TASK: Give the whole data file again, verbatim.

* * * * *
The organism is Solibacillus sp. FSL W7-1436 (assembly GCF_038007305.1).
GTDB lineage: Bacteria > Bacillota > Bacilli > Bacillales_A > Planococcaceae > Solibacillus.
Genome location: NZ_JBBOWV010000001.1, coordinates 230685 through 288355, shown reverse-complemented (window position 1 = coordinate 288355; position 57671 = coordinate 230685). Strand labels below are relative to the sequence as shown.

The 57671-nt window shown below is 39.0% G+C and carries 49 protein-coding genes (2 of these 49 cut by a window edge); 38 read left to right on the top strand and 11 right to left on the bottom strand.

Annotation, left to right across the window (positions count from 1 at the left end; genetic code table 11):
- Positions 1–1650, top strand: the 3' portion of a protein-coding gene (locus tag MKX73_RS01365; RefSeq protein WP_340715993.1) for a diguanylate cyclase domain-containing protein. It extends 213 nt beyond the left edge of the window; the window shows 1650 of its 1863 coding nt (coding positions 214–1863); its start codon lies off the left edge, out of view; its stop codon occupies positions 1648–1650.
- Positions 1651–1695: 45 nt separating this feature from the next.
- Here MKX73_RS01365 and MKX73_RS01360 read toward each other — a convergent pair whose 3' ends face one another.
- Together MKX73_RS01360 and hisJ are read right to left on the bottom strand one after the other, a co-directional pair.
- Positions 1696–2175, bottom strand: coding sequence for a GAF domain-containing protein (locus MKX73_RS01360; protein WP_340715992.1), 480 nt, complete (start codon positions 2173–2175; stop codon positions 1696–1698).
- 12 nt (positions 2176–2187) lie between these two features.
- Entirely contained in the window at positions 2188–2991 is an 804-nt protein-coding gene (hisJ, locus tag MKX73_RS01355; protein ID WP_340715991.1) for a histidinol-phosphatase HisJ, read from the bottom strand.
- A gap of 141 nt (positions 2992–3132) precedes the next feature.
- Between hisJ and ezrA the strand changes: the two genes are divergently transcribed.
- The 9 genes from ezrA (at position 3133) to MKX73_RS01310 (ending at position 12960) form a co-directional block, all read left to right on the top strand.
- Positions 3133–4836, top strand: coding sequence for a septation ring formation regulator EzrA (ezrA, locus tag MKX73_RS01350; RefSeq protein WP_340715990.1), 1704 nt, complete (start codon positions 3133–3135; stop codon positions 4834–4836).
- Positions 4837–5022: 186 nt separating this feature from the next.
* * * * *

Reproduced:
The organism is Solibacillus sp. FSL W7-1436 (assembly GCF_038007305.1).
GTDB lineage: Bacteria > Bacillota > Bacilli > Bacillales_A > Planococcaceae > Solibacillus.
Genome location: NZ_JBBOWV010000001.1, coordinates 230685 through 288355, shown reverse-complemented (window position 1 = coordinate 288355; position 57671 = coordinate 230685). Strand labels below are relative to the sequence as shown.

The 57671-nt window shown below is 39.0% G+C and carries 49 protein-coding genes (2 of these 49 cut by a window edge); 38 read left to right on the top strand and 11 right to left on the bottom strand.

Annotation, left to right across the window (positions count from 1 at the left end; genetic code table 11):
- Positions 1–1650, top strand: the 3' portion of a protein-coding gene (locus tag MKX73_RS01365; RefSeq protein WP_340715993.1) for a diguanylate cyclase domain-containing protein. It extends 213 nt beyond the left edge of the window; the window shows 1650 of its 1863 coding nt (coding positions 214–1863); its start codon lies off the left edge, out of view; its stop codon occupies positions 1648–1650.
- Positions 1651–1695: 45 nt separating this feature from the next.
- Here MKX73_RS01365 and MKX73_RS01360 read toward each other — a convergent pair whose 3' ends face one another.
- Together MKX73_RS01360 and hisJ are read right to left on the bottom strand one after the other, a co-directional pair.
- Positions 1696–2175, bottom strand: coding sequence for a GAF domain-containing protein (locus MKX73_RS01360; protein WP_340715992.1), 480 nt, complete (start codon positions 2173–2175; stop codon positions 1696–1698).
- 12 nt (positions 2176–2187) lie between these two features.
- Entirely contained in the window at positions 2188–2991 is an 804-nt protein-coding gene (hisJ, locus tag MKX73_RS01355; protein ID WP_340715991.1) for a histidinol-phosphatase HisJ, read from the bottom strand.
- A gap of 141 nt (positions 2992–3132) precedes the next feature.
- Between hisJ and ezrA the strand changes: the two genes are divergently transcribed.
- The 9 genes from ezrA (at position 3133) to MKX73_RS01310 (ending at position 12960) form a co-directional block, all read left to right on the top strand.
- Positions 3133–4836, top strand: coding sequence for a septation ring formation regulator EzrA (ezrA, locus tag MKX73_RS01350; RefSeq protein WP_340715990.1), 1704 nt, complete (start codon positions 3133–3135; stop codon positions 4834–4836).
- Positions 4837–5022: 186 nt separating this feature from the next.